Hail to the Native Americans, and sports returns to Phoenix

By Jose M. Romero

We live in different times. COVID-19 rages on and has changed the way we live, racism is being called out and checked and Black Lives have always mattered.

Monuments to Confederate generals and genocidal explorers have fallen. And in our nation’s capital, a horribly offensive team nickname and logo are thankfully no more.

The Washington NFL team is no longer the ugly term once used for Native Americans. Its name will be changed, a sign of the times but a matter that at long last needed to happen.

Leading the way with a strong voice for the change is new Washington head coach Ron Rivera. Yes, Riverboat Ron himself, formerly with a Carolina Panthers and a man so well respected that he was hired by Washington only a few weeks after the Panthers fired him last year.

The NFL playoffs hadn’t even begun, and Rivera had a new gig.

In the good ol’ boy network of the NFL, change is very often hard to embrace. And to be fair, corporate partner pressure had a good deal to do with the decision.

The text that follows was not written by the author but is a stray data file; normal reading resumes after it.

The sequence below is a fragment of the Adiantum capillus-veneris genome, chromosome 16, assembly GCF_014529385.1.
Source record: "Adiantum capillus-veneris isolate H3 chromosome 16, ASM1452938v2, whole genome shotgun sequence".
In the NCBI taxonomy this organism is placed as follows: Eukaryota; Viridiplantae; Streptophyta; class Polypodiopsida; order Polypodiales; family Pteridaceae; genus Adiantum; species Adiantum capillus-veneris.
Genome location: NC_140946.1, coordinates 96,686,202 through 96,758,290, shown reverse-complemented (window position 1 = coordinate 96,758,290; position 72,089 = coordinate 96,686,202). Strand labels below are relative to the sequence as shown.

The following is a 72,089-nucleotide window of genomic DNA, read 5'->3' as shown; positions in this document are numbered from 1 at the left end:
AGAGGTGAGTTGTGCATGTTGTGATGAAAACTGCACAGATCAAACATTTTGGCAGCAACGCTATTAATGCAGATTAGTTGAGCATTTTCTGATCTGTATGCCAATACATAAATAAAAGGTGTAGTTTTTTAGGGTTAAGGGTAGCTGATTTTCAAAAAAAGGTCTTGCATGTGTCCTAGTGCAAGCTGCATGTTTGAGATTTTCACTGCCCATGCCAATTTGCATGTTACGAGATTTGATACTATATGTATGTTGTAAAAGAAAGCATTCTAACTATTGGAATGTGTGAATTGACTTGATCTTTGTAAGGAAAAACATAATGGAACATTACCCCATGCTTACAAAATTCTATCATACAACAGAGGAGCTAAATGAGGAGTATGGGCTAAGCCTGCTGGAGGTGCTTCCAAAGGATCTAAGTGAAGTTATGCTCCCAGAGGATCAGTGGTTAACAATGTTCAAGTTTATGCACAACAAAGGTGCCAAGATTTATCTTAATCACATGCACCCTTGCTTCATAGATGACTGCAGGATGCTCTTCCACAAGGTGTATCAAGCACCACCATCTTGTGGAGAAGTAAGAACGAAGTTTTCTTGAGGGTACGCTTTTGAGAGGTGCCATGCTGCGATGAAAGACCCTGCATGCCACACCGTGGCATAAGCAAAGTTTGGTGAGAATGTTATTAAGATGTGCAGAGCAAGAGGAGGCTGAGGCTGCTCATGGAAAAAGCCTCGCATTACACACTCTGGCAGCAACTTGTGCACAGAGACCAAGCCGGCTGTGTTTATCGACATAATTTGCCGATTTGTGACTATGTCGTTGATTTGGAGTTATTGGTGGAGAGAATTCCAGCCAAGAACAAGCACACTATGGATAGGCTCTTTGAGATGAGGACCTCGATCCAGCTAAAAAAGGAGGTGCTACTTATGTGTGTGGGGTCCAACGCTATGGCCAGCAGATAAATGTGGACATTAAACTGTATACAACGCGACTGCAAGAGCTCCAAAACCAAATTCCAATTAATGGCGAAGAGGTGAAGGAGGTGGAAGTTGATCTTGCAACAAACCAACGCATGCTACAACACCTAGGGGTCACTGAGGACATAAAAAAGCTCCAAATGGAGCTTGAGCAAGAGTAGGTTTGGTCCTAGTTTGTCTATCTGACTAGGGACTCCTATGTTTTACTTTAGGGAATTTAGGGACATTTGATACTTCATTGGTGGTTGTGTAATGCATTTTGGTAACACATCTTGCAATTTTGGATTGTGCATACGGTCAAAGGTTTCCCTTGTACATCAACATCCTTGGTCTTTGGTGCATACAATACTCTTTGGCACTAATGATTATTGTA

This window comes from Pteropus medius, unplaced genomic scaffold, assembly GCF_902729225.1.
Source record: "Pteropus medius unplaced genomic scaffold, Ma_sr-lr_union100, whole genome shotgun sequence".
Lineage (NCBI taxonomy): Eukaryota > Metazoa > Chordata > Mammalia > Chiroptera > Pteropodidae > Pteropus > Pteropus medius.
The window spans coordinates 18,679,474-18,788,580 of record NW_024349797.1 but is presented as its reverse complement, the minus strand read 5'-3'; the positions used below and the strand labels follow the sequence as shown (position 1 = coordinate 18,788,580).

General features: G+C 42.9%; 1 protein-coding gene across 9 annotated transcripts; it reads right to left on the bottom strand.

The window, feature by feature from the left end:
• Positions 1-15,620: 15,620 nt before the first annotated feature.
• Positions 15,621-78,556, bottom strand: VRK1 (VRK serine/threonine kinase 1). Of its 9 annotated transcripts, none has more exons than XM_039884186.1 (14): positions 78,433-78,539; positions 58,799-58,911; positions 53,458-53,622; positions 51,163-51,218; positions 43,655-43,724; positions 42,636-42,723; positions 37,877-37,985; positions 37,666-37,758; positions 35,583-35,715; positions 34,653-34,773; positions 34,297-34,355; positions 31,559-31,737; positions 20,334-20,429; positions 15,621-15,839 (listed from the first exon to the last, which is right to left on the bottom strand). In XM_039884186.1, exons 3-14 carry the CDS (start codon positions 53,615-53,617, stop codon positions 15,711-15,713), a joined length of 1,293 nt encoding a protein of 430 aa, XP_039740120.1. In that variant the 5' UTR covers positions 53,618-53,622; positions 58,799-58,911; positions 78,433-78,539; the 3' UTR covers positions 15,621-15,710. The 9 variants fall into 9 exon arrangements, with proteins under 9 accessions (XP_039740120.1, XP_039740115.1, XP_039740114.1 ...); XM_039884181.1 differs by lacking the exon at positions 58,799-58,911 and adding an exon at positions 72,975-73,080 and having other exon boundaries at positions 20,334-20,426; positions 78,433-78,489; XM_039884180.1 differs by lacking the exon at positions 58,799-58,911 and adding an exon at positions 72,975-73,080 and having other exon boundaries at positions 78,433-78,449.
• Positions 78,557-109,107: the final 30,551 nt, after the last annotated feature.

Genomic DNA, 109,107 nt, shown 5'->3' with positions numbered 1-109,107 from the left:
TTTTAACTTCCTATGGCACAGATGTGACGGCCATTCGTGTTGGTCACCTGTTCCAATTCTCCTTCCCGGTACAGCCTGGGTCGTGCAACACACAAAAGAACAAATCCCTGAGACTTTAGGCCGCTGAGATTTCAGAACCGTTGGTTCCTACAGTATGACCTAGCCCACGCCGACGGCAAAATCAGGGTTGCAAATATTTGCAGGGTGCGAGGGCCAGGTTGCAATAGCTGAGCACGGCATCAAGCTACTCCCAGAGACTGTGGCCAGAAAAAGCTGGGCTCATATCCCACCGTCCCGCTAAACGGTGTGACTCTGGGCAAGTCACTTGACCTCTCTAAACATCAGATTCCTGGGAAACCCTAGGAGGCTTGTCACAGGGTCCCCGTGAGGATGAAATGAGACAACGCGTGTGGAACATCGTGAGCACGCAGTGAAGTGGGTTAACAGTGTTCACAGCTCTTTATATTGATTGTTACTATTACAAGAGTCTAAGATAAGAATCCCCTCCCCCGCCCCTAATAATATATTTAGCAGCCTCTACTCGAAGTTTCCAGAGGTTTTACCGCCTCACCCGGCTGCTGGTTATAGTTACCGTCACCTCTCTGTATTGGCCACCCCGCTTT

Critics will point this out, and add “What took you so long?” And their point is valid.

But for years, Native Americans protested the name. At one point, it became enough of an issue that owner Dan Snyder sought indigenous Americans who had no problem with the name and logo, going so far as to have them state publicly their support for it.

That was years ago. This year, the coronavirus happened. Money became a little tighter for the billionaires, as Snyder would surely feel the impact of the departure of partners like FedEx in a year in which the economy nose-dived.

Here we are. The storied pro football tradition in D.C. will continue. Only with a new name and a new look. It’s time, and it’s happening.


It looks like people in Arizona are finally heeding the advice to wear masks, and the state — while still a COVID-19 case hotspot — didn’t have as many new cases from the weekend to Tuesday, July 13.

On July 11, with more than 3,000 new cases in the state and many of those in Maricopa County, where the city of Phoenix is, Phoenix Rising FC re-started its season in 112-degree heat.

No fans. Only cardboard cutouts, signs and a few media folks and staff. It was far from the cacophony of the Bandidos and Red Fury supporters groups and the full stands in Casino Arizona Field.


The local side routed LA Galaxy II, 4-0, and looks primed for another big season. The USL Championship has been broken up into regional groups to limit travel in the regular season.

Phoenix Rising became the first local team to return to play, with all other pro teams in the city having yet to restart.